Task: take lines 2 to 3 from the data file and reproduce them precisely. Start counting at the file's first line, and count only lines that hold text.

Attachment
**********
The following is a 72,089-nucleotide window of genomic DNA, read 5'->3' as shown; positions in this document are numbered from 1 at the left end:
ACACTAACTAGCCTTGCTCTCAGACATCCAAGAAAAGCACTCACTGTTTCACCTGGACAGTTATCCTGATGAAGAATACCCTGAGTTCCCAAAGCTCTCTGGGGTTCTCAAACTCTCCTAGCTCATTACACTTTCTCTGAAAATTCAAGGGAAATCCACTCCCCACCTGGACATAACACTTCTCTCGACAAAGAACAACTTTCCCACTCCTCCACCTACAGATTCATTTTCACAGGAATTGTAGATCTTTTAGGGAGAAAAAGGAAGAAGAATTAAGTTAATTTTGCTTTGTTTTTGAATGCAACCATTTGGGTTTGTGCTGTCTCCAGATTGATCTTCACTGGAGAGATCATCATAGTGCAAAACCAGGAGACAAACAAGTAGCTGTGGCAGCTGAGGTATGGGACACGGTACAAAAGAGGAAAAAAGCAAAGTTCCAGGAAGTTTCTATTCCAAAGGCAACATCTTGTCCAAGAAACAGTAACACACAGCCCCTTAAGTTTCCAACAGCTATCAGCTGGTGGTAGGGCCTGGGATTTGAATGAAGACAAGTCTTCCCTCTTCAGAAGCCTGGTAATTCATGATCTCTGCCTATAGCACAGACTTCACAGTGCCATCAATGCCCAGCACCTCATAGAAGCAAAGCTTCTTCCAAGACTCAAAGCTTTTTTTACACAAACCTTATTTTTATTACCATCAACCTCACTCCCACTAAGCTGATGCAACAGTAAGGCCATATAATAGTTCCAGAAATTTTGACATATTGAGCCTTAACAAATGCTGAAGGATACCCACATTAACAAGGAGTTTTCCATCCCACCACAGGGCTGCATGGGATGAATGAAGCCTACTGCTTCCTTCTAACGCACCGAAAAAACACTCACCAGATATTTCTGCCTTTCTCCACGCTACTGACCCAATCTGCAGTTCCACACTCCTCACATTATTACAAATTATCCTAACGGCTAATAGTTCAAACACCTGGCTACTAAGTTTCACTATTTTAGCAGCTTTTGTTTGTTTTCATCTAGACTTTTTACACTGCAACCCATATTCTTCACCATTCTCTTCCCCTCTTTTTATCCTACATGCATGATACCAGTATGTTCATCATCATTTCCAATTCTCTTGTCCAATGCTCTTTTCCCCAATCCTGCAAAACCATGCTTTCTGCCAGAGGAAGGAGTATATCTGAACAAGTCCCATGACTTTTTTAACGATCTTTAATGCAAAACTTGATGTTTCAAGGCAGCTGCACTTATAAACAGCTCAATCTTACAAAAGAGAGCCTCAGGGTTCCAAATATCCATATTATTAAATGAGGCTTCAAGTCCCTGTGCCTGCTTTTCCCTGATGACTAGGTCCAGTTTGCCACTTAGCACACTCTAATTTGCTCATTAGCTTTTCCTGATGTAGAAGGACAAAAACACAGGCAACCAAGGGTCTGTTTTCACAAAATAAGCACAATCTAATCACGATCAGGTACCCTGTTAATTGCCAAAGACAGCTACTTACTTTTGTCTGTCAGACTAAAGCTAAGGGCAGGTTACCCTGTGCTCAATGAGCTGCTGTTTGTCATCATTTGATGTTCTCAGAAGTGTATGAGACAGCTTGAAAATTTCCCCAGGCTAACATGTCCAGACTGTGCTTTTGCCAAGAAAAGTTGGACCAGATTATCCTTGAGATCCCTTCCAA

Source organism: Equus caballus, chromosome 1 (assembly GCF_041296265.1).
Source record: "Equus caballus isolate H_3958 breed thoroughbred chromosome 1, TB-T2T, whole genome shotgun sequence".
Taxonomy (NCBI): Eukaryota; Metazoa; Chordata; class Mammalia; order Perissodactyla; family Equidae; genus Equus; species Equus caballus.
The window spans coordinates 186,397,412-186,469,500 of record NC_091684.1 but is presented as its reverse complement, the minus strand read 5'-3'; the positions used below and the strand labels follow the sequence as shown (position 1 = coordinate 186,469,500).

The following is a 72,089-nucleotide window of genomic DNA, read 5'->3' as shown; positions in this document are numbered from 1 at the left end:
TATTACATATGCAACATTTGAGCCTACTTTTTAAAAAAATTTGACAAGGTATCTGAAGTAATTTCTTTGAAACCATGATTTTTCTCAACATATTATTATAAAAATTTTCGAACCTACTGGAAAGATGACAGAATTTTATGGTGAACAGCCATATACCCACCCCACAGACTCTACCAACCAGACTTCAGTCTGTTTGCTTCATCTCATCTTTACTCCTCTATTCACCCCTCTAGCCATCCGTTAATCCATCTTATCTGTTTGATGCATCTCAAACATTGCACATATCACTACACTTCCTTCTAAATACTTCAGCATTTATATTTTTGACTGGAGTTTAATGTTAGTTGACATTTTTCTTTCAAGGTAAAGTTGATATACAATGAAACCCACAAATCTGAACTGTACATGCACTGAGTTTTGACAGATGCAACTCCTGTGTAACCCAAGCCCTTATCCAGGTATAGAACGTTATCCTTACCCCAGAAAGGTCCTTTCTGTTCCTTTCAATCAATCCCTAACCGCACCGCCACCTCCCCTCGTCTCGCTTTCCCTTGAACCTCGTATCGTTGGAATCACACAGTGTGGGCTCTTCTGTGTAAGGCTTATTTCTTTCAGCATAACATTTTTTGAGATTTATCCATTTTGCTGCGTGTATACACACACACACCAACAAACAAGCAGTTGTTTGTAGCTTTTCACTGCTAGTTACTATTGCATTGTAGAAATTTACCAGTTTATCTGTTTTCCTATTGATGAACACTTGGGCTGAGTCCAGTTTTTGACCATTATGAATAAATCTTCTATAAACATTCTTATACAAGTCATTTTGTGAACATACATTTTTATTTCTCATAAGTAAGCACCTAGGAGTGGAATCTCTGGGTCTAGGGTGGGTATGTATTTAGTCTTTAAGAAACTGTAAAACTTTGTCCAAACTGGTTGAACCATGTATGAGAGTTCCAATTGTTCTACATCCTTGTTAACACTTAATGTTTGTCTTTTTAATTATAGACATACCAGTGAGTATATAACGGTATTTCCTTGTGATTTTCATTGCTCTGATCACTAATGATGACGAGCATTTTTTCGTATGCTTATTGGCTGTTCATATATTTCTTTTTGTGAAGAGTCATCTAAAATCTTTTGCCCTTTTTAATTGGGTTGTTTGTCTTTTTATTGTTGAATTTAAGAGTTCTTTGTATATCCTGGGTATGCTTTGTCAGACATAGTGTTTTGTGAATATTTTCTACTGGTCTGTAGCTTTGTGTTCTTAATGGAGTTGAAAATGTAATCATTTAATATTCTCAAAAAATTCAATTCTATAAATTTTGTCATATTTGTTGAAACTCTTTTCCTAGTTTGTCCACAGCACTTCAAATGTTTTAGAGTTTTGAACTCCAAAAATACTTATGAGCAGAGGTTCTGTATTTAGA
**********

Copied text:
ACACTAACTAGCCTTGCTCTCAGACATCCAAGAAAAGCACTCACTGTTTCACCTGGACAGTTATCCTGATGAAGAATACCCTGAGTTCCCAAAGCTCTCTGGGGTTCTCAAACTCTCCTAGCTCATTACACTTTCTCTGAAAATTCAAGGGAAATCCACTCCCCACCTGGACATAACACTTCTCTCGACAAAGAACAACTTTCCCACTCCTCCACCTACAGATTCATTTTCACAGGAATTGTAGATCTTTTAGGGAGAAAAAGGAAGAAGAATTAAGTTAATTTTGCTTTGTTTTTGAATGCAACCATTTGGGTTTGTGCTGTCTCCAGATTGATCTTCACTGGAGAGATCATCATAGTGCAAAACCAGGAGACAAACAAGTAGCTGTGGCAGCTGAGGTATGGGACACGGTACAAAAGAGGAAAAAAGCAAAGTTCCAGGAAGTTTCTATTCCAAAGGCAACATCTTGTCCAAGAAACAGTAACACACAGCCCCTTAAGTTTCCAACAGCTATCAGCTGGTGGTAGGGCCTGGGATTTGAATGAAGACAAGTCTTCCCTCTTCAGAAGCCTGGTAATTCATGATCTCTGCCTATAGCACAGACTTCACAGTGCCATCAATGCCCAGCACCTCATAGAAGCAAAGCTTCTTCCAAGACTCAAAGCTTTTTTTACACAAACCTTATTTTTATTACCATCAACCTCACTCCCACTAAGCTGATGCAACAGTAAGGCCATATAATAGTTCCAGAAATTTTGACATATTGAGCCTTAACAAATGCTGAAGGATACCCACATTAACAAGGAGTTTTCCATCCCACCACAGGGCTGCATGGGATGAATGAAGCCTACTGCTTCCTTCTAACGCACCGAAAAAACACTCACCAGATATTTCTGCCTTTCTCCACGCTACTGACCCAATCTGCAGTTCCACACTCCTCACATTATTACAAATTATCCTAACGGCTAATAGTTCAAACACCTGGCTACTAAGTTTCACTATTTTAGCAGCTTTTGTTTGTTTTCATCTAGACTTTTTACACTGCAACCCATATTCTTCACCATTCTCTTCCCCTCTTTTTATCCTACATGCATGATACCAGTATGTTCATCATCATTTCCAATTCTCTTGTCCAATGCTCTTTTCCCCAATCCTGCAAAACCATGCTTTCTGCCAGAGGAAGGAGTATATCTGAACAAGTCCCATGACTTTTTTAACGATCTTTAATGCAAAACTTGATGTTTCAAGGCAGCTGCACTTATAAACAGCTCAATCTTACAAAAGAGAGCCTCAGGGTTCCAAATATCCATATTATTAAATGAGGCTTCAAGTCCCTGTGCCTGCTTTTCCCTGATGACTAGGTCCAGTTTGCCACTTAGCACACTCTAATTTGCTCATTAGCTTTTCCTGATGTAGAAGGACAAAAACACAGGCAACCAAGGGTCTGTTTTCACAAAATAAGCACAATCTAATCACGATCAGGTACCCTGTTAATTGCCAAAGACAGCTACTTACTTTTGTCTGTCAGACTAAAGCTAAGGGCAGGTTACCCTGTGCTCAATGAGCTGCTGTTTGTCATCATTTGATGTTCTCAGAAGTGTATGAGACAGCTTGAAAATTTCCCCAGGCTAACATGTCCAGACTGTGCTTTTGCCAAGAAAAGTTGGACCAGATTATCCTTGAGATCCCTTCCAA

Source organism: Equus caballus, chromosome 1 (assembly GCF_041296265.1).